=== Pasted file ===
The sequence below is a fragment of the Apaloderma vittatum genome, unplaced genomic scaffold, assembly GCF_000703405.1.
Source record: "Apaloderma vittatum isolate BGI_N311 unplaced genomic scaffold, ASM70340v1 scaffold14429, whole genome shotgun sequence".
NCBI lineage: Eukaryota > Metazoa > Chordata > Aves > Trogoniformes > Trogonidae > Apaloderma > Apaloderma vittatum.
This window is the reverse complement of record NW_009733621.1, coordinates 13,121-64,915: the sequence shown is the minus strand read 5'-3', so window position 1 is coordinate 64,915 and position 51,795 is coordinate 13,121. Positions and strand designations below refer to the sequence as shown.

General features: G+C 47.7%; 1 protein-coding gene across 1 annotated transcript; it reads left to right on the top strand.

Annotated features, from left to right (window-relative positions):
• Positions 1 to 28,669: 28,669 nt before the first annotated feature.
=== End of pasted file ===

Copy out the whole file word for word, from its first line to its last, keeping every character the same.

The sequence below is a fragment of the Apaloderma vittatum genome, unplaced genomic scaffold, assembly GCF_000703405.1.
Source record: "Apaloderma vittatum isolate BGI_N311 unplaced genomic scaffold, ASM70340v1 scaffold14429, whole genome shotgun sequence".
NCBI lineage: Eukaryota > Metazoa > Chordata > Aves > Trogoniformes > Trogonidae > Apaloderma > Apaloderma vittatum.
This window is the reverse complement of record NW_009733621.1, coordinates 13,121-64,915: the sequence shown is the minus strand read 5'-3', so window position 1 is coordinate 64,915 and position 51,795 is coordinate 13,121. Positions and strand designations below refer to the sequence as shown.

General features: G+C 47.7%; 1 protein-coding gene across 1 annotated transcript; it reads left to right on the top strand.

Annotated features, from left to right (window-relative positions):
• Positions 1 to 28,669: 28,669 nt before the first annotated feature.